NLP Submodalities - Change your Reality
- Chris Harrison
- 15th July 2007 - Updated 25th October 2013
Page 2 of 3
So what happened?
Commonly, people will report that bringing the picture closer makes the feeling stronger, and pushing it away lessens the feeling, and that this works exactly the same whether the feeling is positive or negative.
If you discovered this, then well done.
If not, don’t worry, while this particular response is common, it is not compulsory.
What is important is your own particular results as this will be consistent whatever memory you are thinking of.
The aim of the next exercise is to work out which submodalities effect how you feel, and which ones don’t.
Using the image from the last trial, go through the following list, and for each of the submodalities, change the image in both directions, and make a note of what difference to your feeling the shifts make.
As before, once you have finished each shift, put the image back how it was before you started.
If you would like to print out the grids used in this Lesson then refer to the Submodality Worksheet.
|Brightness||Make the Image Dimmer||Make the Image Brighter|
|Position||Move the Image Further Away||Move the Image Closer|
|Color||Remove color from image (turn to B&W)||Enhance the Image Color|
|Focus||Blur the Image||Sharpen the Image|
|Size||Make the image smaller||Make the image larger|
|Distance||Push the image off into the distance||Bring the image closer|
|Movement||Make the image still||Add movement to the image|
|Border||Give the image a border||Make the image fill your view (panoramic)|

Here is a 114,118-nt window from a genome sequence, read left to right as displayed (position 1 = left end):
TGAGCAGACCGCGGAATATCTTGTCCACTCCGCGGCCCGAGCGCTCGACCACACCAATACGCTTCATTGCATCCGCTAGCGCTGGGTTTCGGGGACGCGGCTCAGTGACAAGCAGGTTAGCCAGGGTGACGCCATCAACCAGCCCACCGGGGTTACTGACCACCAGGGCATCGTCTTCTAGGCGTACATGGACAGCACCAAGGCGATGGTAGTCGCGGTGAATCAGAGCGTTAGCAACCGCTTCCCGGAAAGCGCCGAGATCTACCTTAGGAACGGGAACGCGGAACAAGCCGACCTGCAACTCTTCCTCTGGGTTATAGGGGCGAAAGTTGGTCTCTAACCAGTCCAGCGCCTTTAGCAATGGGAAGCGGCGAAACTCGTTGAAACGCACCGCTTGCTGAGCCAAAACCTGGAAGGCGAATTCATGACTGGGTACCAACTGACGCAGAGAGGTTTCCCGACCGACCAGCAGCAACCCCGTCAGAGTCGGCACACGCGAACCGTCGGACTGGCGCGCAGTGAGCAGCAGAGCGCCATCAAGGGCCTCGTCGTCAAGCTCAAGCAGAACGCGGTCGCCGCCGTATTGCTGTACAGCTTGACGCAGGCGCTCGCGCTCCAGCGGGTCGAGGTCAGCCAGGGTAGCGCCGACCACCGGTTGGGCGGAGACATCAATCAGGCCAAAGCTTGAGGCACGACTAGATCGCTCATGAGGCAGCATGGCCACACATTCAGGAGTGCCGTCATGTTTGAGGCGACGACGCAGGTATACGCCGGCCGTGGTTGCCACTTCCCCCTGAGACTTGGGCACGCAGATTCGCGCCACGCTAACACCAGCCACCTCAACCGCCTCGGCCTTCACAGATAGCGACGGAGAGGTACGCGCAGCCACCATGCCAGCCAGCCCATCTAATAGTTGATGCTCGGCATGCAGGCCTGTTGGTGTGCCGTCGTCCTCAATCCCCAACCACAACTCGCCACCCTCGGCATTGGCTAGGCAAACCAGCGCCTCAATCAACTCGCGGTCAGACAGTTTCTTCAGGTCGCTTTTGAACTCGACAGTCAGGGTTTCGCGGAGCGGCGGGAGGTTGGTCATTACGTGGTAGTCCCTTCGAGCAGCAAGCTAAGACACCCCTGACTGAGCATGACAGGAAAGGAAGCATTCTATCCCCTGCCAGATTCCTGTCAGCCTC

|Associated||Ensure that the picture is 'though your own eyes'||See yourself in the image|
One thing to notice is that the last three of these shifts work in a different way to the others. The first shifts are all analogue, in that there is a constant shift, i.e. when changing the distance of an image there are an infinite number of different possibilities, but with association (for example), you are either in the picture or not. There is no inbetween.
Now you have a list of visual submodality shifts and how they affect your feelings. Some of these shifts may have little or no effect, some may have some effect, and some may have a very dramatic effect. So put that list aside for now while we work with the auditory modality.
Go through your past with a fine tooth comb and find a memory that gives you a strong positive feeling, but also has a strong auditory element.
This could be the sound of a particular persons voice, or you could remember the sound of waves crashing on a beach, or maybe you have a thing about train-spotting, and can remember the sound of a particular train.
The key is that the memory must have an auditory element and create a strong positive emotional response.
As before, you’re going to go through a list of submodalities, auditory this time, and change each one in both directions, and note what the changes do to the feelings for each of the submodalities, and as before, make sure that after each shift, the memory is returned to it's original form.
|Volume||Quieten the sounds within the memory||Increase the volume of the sounds within the memory.|
|Tone||Lower the tone of the sounds.||Increase the tone of the sounds.|
|Tempo||Slow the sounds down.||Speed the sounds up.|
|Pitch||Lower the pitch of the sounds.||Raise the pitch of the sounds.|
|Direction||Change the position in space, where the sound comes from. Try several positions and see what makes a difference.|
So now you have a pair of lists, that show what submodality shifts have what effects on you.
So the obvious question is 'What do I do with this information?'